In Poland’s verdant Masurian Lake District where interior designer Magdalena Keck grew up, everyone gardened as naturally as they breathed. “My parents always had a garden, my grandparents too, both sets, and that’s what they did on weekends. Even on weekdays,” she says. “Nature was all around us, basically.”
About six years ago, Ms. Keck bought an apartment in downtown Manhattan’s East Village–a neighborhood which, to put it mildly, is not known for having a hospitable attitude toward greenery. But as luck would have it, the top-floor apartment came with access to a 900-square-foot roof.
Now a riotous roof garden flourishes one flight up from the blond-wood-and-taupe serenity of Ms. Keck’s indoor living space. Pink and purple plants prevail. “The bright colors are kind of a funny choice for me. But it felt right. I had custom covers made for the outdoor furniture and when my upholsterer received the fabric, they called and said, ‘Magda, your fabric arrived…and it’s pink.’ I said that’s great. They said, ‘We just wanted to make sure it’s yours.'”
As soon as the weather warms up in spring, you’ll find Ms. Keck in the garden every morning and every evening. Let’s take in the view from her roof:
Photography courtesy of Magdalena Keck Interior Design.
On a roof, the less weight the better. In the containers, Ms. Keck uses a lightweight growing medium. “There’s a lot of perlite and peat moss, mixed with soil. In the beginning I was not sure how much I could use to lighten the mix,” she says. “Every time I planted or replanted, I would use more and more and see how the plants liked it. Now the ratio is 50-50.”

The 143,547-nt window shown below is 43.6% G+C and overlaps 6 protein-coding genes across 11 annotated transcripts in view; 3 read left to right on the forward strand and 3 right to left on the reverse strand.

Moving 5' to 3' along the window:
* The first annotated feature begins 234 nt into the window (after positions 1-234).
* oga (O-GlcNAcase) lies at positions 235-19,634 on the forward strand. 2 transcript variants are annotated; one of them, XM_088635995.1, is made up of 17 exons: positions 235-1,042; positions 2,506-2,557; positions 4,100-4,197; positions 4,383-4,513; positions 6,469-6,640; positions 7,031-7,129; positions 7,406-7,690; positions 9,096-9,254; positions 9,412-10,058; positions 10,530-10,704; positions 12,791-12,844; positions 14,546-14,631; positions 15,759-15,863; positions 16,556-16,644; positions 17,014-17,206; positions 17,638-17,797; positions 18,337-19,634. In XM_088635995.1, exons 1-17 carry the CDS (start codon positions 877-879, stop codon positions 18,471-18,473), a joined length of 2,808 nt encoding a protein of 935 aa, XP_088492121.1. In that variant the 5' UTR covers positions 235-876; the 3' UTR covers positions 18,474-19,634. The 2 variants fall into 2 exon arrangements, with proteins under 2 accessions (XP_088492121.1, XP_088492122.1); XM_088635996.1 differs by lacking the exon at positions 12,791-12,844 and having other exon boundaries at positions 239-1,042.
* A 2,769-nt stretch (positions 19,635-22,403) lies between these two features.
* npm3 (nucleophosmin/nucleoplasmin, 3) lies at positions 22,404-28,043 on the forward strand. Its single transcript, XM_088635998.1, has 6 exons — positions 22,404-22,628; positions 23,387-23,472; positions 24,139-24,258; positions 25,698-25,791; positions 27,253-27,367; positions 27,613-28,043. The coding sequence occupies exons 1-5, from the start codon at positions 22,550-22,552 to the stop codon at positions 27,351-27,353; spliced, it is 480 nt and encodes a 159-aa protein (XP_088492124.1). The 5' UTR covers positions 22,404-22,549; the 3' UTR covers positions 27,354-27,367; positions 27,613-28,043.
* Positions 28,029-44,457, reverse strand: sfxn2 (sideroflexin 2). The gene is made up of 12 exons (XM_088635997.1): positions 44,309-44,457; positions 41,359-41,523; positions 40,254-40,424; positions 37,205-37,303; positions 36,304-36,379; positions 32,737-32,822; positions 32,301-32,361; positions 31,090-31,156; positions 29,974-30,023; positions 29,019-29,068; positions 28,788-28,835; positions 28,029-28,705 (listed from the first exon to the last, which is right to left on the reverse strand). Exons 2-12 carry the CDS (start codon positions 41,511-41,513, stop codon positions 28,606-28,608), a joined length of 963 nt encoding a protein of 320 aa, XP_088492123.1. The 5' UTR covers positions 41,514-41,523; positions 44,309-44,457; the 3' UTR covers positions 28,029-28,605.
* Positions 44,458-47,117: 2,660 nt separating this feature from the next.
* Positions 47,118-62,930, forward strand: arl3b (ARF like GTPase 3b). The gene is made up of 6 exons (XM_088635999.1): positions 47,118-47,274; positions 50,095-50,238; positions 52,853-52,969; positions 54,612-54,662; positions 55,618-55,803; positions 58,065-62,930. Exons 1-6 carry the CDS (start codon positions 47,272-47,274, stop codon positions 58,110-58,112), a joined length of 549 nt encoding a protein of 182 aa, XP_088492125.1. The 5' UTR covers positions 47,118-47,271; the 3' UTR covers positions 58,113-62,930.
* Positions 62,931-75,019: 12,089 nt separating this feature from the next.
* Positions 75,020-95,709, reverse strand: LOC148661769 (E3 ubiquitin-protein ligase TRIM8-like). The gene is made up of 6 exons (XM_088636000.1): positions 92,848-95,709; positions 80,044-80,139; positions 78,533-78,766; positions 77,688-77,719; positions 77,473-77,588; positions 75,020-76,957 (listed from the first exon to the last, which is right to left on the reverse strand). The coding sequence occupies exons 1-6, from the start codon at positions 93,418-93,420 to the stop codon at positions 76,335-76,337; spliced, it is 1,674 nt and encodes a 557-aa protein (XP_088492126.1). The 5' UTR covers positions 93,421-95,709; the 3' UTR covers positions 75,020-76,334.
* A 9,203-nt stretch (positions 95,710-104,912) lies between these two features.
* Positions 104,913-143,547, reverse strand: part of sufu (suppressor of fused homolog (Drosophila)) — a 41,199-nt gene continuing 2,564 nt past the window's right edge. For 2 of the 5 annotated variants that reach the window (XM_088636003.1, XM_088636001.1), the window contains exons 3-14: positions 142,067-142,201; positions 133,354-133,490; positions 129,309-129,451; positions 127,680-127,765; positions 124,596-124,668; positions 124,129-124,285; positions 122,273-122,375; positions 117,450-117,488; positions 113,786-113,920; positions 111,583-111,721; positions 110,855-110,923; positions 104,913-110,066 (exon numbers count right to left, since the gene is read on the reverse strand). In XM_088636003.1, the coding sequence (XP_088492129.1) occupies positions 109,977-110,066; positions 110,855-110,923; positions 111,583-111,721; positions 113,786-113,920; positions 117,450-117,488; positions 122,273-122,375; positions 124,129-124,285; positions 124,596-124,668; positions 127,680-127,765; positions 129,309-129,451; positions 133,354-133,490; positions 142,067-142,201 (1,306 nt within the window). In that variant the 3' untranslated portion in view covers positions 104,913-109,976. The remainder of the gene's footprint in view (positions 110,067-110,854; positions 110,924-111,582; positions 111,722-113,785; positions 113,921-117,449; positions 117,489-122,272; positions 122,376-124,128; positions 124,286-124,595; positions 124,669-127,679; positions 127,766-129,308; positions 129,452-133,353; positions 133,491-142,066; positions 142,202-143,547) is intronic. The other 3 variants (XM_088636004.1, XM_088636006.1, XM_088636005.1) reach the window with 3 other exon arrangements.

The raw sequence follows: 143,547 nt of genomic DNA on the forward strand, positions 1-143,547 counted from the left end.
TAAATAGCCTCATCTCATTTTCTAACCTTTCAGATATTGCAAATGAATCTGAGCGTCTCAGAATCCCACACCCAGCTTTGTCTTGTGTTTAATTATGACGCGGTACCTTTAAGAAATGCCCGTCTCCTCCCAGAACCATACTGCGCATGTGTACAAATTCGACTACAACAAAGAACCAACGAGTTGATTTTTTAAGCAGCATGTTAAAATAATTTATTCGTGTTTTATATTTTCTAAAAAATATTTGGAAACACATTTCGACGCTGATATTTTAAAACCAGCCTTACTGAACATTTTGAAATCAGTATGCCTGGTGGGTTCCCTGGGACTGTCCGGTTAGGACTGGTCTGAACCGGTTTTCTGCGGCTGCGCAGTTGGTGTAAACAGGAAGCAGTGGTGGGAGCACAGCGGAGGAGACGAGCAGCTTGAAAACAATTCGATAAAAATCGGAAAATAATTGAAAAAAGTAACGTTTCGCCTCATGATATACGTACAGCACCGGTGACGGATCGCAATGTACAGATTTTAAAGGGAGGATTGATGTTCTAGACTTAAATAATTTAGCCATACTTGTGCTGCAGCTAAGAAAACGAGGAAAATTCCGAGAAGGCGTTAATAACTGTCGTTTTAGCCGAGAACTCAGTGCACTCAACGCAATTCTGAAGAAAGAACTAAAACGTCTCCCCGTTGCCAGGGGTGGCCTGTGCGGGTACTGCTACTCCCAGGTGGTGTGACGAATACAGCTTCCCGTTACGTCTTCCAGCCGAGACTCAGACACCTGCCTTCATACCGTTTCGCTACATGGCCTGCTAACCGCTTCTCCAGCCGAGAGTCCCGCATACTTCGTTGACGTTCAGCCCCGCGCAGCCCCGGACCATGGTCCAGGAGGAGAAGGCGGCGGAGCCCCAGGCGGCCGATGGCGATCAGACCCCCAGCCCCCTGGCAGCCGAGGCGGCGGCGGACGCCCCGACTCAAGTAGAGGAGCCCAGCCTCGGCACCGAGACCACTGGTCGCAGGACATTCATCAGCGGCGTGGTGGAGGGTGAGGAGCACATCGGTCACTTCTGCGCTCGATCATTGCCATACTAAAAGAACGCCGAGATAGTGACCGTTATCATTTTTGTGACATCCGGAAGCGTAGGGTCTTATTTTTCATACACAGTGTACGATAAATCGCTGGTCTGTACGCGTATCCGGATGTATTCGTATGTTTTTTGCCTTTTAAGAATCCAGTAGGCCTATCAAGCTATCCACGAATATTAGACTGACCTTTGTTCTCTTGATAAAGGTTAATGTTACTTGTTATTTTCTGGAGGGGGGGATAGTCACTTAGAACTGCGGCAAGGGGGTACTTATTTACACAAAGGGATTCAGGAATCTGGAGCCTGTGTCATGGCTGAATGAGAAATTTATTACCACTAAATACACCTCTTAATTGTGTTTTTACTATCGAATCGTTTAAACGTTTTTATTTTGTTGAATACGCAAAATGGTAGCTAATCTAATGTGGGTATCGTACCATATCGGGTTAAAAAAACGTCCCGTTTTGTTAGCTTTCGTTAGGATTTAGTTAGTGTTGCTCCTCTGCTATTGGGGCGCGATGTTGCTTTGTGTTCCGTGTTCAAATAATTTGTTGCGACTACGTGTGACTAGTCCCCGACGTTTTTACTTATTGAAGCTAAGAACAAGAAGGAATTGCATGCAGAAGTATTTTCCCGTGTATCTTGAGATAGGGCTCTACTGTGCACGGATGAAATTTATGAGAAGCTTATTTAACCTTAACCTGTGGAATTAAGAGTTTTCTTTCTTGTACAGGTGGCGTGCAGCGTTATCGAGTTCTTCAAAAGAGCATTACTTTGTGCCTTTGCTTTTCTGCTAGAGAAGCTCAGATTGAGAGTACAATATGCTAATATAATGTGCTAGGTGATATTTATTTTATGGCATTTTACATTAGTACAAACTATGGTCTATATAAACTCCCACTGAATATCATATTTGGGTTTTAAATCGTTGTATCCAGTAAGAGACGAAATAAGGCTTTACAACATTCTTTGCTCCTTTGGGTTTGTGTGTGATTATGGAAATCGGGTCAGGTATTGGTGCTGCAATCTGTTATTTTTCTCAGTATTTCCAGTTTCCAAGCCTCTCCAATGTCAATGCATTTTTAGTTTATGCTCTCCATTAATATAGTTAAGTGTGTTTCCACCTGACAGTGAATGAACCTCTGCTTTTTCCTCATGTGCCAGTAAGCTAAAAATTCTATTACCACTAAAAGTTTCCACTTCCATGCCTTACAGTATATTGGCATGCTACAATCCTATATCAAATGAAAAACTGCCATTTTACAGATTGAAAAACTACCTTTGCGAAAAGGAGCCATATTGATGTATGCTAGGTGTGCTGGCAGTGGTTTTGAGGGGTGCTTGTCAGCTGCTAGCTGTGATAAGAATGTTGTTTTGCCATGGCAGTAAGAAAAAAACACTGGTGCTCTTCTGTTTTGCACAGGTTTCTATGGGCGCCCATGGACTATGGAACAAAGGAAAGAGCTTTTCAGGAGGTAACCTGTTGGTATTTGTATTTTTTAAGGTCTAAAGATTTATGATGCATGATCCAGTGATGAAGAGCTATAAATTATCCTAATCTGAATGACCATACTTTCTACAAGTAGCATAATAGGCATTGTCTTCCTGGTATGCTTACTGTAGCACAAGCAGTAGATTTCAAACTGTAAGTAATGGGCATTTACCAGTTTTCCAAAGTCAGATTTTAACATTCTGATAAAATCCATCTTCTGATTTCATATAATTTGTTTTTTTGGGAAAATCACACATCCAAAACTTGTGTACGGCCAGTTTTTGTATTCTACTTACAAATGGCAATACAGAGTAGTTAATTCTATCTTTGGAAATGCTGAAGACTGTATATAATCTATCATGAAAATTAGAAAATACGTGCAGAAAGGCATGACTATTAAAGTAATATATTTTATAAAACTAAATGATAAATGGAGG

The sun on the roof is very strong in summer. After she planted the garden, “the first year or two years we didn’t have irrigation. Every morning I would spend a good half an hour watering. I basically had no choice or else everything would die,” says Ms. Keck. “I would just stand with the hose in my hand–it was very peaceful.”
Among the plants that thrive in the hot sun are herbs (lavender, chives, sage, oregano, tarragon, basil, rosemary, cilantro, and parsley), raspberry bushes, butterfly bushes, and Russian sage.
In wintertime, everything stays on the roof. The furniture gets covered and the plants go dormant. “Some things die, but most survive, even sage and thyme,” she says. In winter, she cuts back plants and adds a layer of mulch for protection. “I don’t cover anything. I tried that the first year, but everything just blows around. It was a nightmare.”
Plans for this year: “I really want to build a trellis above the dining table and will probably add another wisteria to grow on it and create shade above the dining table,” says Ms. Keck.
Ms. Keck planted several heirloom varieties, which give her successive crops of berries from June to October. “I have raspberries every morning,” she says.
Through trial and error, she discovered which plants wouldn’t work on a Manhattan roof. “Coming from Poland, where I grew up in a forested area, I had the very romantic idea of having lily of the valley. But after a friend gave me some from their backyard, they barely bloomed. I had three little ones with flowers that lasted about a week. It makes sense. They grow in the woods. I had to let them go.”
This year Ms. Keck’s mother (“a wonderful gardener”) is coming to visit in April. Perfect timing.